The Screaming Pen

Providing Global Insight, Context, and Perspective

Buying Korean

The Trouble with Entering the South Korean Market

There is perhaps no country with such loyal devotion to its homegrown companies as South Korea. Domestic all-stars Samsung, Hyundai, LG, and others have easily maintained dominance due to the fealty of Korean citizens and, also importantly, favorable relations with government, while foreign darlings from Apple to Hollywood’s movie industry have run up against tremendous difficulty penetrating the market.

While even conservative estimates of the worldwide market share controlled by Apple’s iPod put the figure around 25%, in Korea this plummets to 1.8%; Korean firms iRiver, Samsung, and Cowon are the clear mp3 industry leaders here. In cinema, government regulation mandates that movie theaters run only Korean movies for 146 days a year. From July this number will drop to 73 days per year, yet the reduction will be brooked due to robust demand for domestically produced movies.

 
Not Seoul Tasty

Allegiance to things Korean is found in sports too – from soccer to ice skating – and in health care, with many Koreans living abroad in the United States and Europe preferring to return home for complicated surgeries. Moreover, many Koreans question whether last year’s cloning scandal involving Hwang Woo-suk of Seoul National University, despite his own admission of falsification, was truly worthy of international opprobrium or merely an attempt by foreigners to undermine the nation’s scientific achievement. Foreign brands looking to enter the Korean market should be fully aware of this national mindset, which additionally doesn’t appear to be changing with the generations: young Koreans routinely preoccupy themselves with a firm’s nationality and prefer to “buy Korean.”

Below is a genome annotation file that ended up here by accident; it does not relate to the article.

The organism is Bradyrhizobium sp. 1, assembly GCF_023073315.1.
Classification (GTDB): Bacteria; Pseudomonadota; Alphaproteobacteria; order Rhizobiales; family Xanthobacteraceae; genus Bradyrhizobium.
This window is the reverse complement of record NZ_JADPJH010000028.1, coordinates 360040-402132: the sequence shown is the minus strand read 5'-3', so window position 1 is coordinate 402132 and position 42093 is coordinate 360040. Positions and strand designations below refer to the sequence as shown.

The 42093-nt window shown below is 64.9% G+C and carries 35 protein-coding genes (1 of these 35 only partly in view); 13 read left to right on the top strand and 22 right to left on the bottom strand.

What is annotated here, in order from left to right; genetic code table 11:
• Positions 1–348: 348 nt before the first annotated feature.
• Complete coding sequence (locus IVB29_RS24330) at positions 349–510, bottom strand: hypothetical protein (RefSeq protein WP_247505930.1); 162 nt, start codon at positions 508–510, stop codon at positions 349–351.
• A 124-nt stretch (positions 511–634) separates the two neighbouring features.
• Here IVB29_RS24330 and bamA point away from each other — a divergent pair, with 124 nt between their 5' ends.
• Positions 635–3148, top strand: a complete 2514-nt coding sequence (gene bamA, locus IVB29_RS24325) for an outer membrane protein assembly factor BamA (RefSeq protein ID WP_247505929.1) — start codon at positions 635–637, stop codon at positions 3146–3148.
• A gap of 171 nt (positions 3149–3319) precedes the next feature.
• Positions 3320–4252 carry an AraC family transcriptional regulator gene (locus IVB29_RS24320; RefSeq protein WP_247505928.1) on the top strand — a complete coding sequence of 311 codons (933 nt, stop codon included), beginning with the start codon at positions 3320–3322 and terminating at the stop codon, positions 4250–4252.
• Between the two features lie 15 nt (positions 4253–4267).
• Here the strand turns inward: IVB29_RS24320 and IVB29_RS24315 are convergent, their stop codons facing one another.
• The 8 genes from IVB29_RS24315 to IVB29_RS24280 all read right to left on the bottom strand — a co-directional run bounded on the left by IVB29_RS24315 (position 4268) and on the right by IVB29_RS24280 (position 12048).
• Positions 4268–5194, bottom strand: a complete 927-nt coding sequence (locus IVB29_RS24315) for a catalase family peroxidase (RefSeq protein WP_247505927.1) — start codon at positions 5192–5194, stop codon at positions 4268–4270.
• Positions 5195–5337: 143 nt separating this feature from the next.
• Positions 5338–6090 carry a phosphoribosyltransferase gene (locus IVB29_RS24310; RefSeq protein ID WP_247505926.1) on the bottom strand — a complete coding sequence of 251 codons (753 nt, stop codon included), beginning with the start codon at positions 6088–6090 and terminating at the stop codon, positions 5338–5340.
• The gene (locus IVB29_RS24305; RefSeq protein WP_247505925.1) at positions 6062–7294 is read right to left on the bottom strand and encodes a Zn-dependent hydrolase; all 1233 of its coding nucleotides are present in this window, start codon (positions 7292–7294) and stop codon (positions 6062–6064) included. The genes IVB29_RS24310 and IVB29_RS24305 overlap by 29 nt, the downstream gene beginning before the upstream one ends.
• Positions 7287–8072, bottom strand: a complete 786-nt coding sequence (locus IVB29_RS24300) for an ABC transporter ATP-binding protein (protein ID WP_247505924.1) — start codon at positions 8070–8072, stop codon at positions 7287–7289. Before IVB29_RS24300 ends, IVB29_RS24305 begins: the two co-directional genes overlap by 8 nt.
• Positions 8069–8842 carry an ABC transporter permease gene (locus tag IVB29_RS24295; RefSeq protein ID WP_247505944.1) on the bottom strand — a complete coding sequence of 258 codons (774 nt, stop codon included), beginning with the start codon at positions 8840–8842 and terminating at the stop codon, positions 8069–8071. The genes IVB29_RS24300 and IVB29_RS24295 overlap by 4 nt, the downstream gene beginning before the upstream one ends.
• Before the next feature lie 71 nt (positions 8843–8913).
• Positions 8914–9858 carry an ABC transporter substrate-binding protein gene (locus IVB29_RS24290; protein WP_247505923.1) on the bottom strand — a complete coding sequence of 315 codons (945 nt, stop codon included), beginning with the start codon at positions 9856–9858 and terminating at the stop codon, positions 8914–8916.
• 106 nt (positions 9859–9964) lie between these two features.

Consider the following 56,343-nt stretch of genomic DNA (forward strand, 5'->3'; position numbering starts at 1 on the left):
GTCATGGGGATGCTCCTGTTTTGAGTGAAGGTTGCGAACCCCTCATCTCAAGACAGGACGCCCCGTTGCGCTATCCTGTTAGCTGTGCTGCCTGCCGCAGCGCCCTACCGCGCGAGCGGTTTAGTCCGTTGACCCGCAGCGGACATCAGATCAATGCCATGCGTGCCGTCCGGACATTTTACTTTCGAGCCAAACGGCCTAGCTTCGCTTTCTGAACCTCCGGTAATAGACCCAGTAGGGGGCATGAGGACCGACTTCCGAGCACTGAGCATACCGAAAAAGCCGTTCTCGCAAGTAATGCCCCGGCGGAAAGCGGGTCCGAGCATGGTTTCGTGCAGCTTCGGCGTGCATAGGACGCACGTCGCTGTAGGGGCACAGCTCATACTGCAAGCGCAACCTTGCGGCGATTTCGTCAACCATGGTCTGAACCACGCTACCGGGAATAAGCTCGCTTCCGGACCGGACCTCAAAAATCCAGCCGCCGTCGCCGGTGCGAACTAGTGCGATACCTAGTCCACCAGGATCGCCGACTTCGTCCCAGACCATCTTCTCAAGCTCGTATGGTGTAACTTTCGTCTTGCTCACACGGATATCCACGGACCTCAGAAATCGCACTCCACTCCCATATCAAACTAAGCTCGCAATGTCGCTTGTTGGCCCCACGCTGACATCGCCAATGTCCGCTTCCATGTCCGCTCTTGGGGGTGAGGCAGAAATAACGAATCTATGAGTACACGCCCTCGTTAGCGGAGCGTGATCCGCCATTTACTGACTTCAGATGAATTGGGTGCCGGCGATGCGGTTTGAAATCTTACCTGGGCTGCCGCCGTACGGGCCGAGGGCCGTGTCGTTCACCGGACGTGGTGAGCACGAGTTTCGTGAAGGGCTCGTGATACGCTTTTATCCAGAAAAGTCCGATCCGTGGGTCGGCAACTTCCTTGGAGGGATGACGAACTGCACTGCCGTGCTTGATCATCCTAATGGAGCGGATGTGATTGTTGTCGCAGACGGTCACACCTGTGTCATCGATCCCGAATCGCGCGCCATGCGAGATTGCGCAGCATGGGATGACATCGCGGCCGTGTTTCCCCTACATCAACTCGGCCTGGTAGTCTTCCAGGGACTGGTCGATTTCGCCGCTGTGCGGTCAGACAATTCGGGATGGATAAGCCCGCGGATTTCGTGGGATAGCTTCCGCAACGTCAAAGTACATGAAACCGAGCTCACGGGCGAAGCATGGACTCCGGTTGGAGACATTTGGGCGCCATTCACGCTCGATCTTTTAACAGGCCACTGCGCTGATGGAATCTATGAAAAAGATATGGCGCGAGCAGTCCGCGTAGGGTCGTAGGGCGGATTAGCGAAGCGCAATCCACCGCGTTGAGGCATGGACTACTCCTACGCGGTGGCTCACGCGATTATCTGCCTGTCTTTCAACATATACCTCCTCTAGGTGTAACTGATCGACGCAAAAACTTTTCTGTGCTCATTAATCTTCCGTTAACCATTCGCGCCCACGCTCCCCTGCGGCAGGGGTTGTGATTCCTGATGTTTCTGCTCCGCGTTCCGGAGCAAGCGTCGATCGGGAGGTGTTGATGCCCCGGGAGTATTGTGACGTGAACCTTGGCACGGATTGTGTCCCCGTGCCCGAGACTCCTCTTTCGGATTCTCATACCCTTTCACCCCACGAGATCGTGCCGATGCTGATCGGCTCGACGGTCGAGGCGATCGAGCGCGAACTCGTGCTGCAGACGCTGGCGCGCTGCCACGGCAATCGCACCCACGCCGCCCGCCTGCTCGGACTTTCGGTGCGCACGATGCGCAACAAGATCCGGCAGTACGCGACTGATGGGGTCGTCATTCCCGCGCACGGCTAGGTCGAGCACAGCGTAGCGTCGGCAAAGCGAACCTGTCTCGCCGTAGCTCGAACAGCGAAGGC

Difficult, but not Impossible

American brands looking to make inroads in Korea can take solace, however, in the success made by at least one foreign firm. With over 50 locations in the country as of May 2006, Outback Steakhouse – an American-based (Tampa, Florida), yet Australian-themed concept restaurant – is viewed as fine dining by many Koreans. Outback’s prosperity clearly may relate to its identification with “the lucky country,” a place better liked in Korea than is the United States. Next: Kangaroo-inspired iPods?

– DML

 2006. All rights reserved.

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May 7, 2006 - Posted by | Asia, Author: DML, Business, Country Profiles, Korea, World Markets

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